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What’s the common treatment goals for the chosen diagnosis.


What is the treatment plan
What the common treatment goals for the chosen diagnosis.
Why is the chosen diagnosis
What is the main important goals for treatment
Explain the diagnosis
Caroline called to make an appointment with a counselor. She asked the intake worker if there was anyone who specialized in “working with people with fears.” She stated that she has been having trouble driving her car lately due to “some fears I have.”
Caroline comes to the initial session the following day after her shift at the hospital
is over.
Caroline has been married for 15 years to her husband, Alex. She has two children, a girl named Josephine, age 14, and a boy, Carter, age 12. Caroline works a rotating shift at the hospital on the surgical floor. She switches between the 7 a.m.-3 p.m. shift and the 3-11 p.m. shift. She rarely has to work the 11 p.m.-7 a.m. shift unless they really need her to work. She has 15 years of experience as a registered nurse.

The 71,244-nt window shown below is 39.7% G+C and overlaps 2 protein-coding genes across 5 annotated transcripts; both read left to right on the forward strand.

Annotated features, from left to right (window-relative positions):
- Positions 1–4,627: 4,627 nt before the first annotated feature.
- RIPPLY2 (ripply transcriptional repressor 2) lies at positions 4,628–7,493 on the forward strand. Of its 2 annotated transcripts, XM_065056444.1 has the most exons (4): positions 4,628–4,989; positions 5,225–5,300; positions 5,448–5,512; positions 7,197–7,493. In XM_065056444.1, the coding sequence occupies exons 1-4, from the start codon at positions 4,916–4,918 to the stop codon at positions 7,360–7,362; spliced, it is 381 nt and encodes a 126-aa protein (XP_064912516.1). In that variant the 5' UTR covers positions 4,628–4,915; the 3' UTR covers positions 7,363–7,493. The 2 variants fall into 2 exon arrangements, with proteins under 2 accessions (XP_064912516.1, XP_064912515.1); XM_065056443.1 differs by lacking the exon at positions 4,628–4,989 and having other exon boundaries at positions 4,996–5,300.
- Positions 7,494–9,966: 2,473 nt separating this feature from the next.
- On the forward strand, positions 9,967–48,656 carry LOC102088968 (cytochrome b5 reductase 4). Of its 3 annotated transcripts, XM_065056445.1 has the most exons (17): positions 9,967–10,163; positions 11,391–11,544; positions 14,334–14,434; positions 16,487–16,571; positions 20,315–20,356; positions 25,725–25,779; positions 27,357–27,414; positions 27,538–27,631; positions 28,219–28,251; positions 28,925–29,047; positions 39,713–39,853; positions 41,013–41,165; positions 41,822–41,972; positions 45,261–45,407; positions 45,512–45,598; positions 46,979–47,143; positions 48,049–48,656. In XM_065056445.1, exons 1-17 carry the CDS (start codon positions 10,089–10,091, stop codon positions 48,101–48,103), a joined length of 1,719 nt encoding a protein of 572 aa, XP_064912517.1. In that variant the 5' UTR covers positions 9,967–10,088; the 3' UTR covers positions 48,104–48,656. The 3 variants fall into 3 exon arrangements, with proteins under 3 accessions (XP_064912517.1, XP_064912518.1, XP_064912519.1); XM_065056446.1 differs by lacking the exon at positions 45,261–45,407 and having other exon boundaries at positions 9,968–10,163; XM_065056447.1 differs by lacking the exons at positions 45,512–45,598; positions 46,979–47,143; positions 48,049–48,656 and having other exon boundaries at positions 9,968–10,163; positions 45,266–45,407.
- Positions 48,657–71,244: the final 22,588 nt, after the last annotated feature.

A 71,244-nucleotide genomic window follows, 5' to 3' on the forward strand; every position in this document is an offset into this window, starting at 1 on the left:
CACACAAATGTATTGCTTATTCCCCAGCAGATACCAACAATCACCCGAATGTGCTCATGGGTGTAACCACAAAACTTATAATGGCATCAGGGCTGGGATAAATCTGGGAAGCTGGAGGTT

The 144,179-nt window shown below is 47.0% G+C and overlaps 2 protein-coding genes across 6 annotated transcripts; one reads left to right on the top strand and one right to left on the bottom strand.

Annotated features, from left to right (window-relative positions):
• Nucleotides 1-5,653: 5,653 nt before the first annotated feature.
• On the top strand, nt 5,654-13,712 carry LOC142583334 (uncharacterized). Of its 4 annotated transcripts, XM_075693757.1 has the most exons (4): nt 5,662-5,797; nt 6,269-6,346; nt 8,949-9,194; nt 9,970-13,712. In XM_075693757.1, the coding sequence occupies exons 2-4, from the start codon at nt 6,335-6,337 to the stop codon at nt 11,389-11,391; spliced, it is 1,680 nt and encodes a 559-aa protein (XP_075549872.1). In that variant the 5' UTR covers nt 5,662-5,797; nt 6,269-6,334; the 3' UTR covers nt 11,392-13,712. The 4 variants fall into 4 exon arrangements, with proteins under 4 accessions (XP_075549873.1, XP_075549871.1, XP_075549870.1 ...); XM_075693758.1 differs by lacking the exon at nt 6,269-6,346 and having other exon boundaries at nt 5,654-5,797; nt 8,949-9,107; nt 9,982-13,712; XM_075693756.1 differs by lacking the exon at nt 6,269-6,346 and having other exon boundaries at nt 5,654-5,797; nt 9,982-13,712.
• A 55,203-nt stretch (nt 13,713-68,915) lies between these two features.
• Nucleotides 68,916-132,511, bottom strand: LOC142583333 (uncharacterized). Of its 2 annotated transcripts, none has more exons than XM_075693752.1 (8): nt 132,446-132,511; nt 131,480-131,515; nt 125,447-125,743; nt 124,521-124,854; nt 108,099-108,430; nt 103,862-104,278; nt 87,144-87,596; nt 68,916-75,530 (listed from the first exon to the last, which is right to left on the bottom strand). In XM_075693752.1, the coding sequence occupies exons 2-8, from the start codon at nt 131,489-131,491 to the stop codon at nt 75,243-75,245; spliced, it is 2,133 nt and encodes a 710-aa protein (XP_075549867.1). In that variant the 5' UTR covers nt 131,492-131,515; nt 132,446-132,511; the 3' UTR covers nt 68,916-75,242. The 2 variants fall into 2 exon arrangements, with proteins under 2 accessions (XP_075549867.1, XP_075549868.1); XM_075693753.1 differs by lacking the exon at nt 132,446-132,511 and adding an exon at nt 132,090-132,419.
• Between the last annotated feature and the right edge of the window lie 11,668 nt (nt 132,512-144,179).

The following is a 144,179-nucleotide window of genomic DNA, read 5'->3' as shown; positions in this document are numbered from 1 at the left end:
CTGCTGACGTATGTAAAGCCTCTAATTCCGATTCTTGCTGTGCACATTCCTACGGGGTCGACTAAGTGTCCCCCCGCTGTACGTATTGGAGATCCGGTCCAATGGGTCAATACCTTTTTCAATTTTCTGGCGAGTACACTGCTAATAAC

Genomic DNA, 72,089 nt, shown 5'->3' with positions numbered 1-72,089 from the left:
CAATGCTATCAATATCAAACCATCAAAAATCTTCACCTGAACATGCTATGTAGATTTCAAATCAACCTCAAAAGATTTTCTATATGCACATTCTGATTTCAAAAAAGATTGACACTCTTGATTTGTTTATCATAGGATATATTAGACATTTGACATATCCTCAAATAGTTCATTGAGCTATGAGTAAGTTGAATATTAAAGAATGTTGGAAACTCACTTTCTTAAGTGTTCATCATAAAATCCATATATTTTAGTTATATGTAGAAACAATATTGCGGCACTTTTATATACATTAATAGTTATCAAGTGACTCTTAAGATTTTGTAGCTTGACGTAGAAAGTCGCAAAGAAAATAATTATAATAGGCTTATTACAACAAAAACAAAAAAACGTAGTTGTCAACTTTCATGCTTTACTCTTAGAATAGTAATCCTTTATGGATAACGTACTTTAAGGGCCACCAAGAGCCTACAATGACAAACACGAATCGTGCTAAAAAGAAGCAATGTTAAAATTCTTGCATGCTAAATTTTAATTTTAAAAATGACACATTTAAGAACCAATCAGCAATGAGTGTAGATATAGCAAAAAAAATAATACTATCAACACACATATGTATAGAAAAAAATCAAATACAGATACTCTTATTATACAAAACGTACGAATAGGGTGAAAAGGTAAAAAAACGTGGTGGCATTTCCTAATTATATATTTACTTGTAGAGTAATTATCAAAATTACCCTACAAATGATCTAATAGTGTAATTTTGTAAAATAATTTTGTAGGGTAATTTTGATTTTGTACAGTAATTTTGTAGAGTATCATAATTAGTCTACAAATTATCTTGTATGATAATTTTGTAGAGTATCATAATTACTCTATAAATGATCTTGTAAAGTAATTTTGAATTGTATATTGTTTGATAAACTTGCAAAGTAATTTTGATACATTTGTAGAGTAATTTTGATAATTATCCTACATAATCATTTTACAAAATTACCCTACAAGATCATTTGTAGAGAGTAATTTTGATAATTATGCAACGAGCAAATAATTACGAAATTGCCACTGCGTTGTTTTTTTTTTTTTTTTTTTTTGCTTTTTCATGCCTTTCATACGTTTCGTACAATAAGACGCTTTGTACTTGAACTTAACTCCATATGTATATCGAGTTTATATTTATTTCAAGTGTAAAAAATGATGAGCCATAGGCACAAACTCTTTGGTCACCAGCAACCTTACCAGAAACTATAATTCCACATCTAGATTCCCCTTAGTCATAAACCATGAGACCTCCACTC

Caroline begins the session by explaining that she has trouble with certain fears, which have
been gradually increasing. She feels that the fears are beginning to interfere with her work
and the rest of her life, and she doesn’t know how to get control of them. She states that her
husband recommended she go to counseling and that she just needs to learn how to relax.
She states that her initial fear concerned driving. “I just began to feel very nervous about
driving the car by myself. I can drive the car to work, but it is difficult. I’m always so relieved
when I get into the hospital. My house is only about 2 miles from the hospital, so it’s not too
bad, but I begin to get nervous about an hour before I have to go every day. Driving around
town is a whole other story. I really don’t do it unless I absolutely have to.”